links for 2007-10-16
Practice Final Exam for Modern Political Economy, PE 101, Fall 2007

Restricted Stock, Not Stock Options

As a hedge fund manager once said to me, "Stock options don't make CEOs long their company's fortunes, they make CEOs long the volatility of their company's fortunes." If you are interested in incentive compatibility, you make CEOs put up their personal wealth and give them restricted stock.

Paul Krugman writes:

Their own private S&Ls: Floyd Norris had an interesting piece on Friday on the effects of paying executives largely in stock options; it confirms suspicions I’ve had in the past. Floyd doesn’t put it this way, but the research he describes basically says that big options grants give CEOs the same incentives that deregulation plus deposit insurance gave S&Ls in the 1980s....

[I]magine a CEO with a huge option package, but one that’s well out of the money — that is, it’s worthless if the stock price stays where it is or goes down, but might be worth a huge amount if the stock goes up a lot. Well, he’s in the same position as an S&L owner. It’s in his interest to make very risky plays, that might drive up the stock price but probably won’t. After all, it’s heads he wins, tails the stockholders lose. And a bit of fraud to pump up the stock price, just long enough to cash in, would make sense too.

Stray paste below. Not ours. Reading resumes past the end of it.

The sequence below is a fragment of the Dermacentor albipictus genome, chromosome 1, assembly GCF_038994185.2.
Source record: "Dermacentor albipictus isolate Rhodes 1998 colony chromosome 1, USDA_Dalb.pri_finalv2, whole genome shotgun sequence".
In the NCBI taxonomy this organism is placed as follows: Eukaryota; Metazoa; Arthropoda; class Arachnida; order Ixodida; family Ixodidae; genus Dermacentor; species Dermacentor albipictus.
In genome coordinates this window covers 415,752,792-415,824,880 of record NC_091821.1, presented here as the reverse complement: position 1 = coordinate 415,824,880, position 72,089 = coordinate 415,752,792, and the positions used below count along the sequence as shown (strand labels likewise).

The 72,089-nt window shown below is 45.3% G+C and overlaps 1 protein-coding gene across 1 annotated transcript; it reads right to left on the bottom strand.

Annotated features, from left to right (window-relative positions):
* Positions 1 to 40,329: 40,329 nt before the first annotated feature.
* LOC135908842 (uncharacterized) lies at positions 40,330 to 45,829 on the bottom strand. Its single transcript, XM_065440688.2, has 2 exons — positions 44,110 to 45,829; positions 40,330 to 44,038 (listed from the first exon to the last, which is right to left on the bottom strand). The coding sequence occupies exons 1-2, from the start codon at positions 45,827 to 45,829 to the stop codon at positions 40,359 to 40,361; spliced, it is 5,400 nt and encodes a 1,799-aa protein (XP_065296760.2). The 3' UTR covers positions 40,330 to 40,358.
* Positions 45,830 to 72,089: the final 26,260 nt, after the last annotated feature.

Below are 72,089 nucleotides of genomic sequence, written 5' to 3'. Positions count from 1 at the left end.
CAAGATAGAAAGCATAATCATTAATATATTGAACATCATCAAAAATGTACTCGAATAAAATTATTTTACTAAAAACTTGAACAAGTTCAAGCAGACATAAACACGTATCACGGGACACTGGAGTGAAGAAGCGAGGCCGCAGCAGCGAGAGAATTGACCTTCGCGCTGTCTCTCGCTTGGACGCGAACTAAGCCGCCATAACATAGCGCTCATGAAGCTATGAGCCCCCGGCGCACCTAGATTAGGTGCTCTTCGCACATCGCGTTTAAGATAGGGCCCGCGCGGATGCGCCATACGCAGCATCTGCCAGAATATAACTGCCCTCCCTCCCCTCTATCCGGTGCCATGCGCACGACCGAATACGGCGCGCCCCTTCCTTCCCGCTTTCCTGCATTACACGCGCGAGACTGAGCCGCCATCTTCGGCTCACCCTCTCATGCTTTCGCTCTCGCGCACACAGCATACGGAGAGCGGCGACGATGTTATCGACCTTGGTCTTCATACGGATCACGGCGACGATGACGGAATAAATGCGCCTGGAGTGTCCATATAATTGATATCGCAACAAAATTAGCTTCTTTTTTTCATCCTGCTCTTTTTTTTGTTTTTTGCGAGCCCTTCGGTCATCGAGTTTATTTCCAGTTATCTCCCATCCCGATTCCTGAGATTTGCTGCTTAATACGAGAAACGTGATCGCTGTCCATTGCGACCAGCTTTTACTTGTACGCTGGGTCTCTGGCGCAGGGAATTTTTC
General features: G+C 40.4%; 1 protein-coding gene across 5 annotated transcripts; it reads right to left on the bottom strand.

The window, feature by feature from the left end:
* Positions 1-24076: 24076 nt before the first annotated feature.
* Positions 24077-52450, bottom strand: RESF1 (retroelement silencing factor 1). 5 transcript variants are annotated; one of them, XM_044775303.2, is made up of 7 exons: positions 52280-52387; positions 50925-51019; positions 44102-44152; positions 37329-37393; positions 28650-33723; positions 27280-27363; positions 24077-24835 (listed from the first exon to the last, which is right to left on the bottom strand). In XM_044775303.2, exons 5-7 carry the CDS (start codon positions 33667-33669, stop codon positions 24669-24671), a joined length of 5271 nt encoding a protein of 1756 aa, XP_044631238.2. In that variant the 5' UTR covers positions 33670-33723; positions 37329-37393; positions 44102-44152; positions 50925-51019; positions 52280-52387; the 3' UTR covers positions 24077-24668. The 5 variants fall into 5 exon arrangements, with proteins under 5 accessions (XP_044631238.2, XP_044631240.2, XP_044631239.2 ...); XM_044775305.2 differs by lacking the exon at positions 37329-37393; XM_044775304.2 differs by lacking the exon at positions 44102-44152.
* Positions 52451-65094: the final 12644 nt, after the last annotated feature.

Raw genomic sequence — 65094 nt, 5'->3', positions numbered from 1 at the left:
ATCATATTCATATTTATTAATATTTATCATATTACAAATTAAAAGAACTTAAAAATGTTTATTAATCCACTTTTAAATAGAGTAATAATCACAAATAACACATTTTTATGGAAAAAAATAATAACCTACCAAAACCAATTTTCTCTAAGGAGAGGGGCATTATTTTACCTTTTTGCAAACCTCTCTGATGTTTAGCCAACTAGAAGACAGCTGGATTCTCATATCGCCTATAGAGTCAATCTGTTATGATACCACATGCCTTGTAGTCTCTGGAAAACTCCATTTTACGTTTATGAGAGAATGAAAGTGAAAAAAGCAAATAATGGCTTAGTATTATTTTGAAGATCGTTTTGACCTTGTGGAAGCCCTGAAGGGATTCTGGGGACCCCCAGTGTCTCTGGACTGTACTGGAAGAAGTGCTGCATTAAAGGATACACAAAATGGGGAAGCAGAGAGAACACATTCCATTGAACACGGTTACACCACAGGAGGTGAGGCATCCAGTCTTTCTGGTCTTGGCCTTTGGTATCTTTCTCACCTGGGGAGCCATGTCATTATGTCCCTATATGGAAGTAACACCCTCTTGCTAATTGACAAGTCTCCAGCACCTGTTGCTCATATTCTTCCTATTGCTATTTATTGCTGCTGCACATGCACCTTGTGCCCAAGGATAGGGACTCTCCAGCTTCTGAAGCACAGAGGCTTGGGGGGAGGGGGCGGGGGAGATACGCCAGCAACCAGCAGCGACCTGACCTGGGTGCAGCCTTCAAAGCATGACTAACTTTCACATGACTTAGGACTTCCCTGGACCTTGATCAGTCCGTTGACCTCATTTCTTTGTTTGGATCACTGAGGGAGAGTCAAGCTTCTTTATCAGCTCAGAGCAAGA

Sure enough, that’s exactly what happened. In the early days of the explosion in CEO paychecks, Michael Jensen and Kevin Murphy famously claimed that it was all part of giving executives an incentive to be entrepreneurial:

On average, corporate America pays its most important leaders like bureaucrats. Is it any wonder then that so many CEOs act like bureaucrats rather than the value-maximizing entrepreneurs companies need to enhance their standing in world markets?

So we started paying CEOs like S&L owners instead - and they started acting like riverboat gamblers.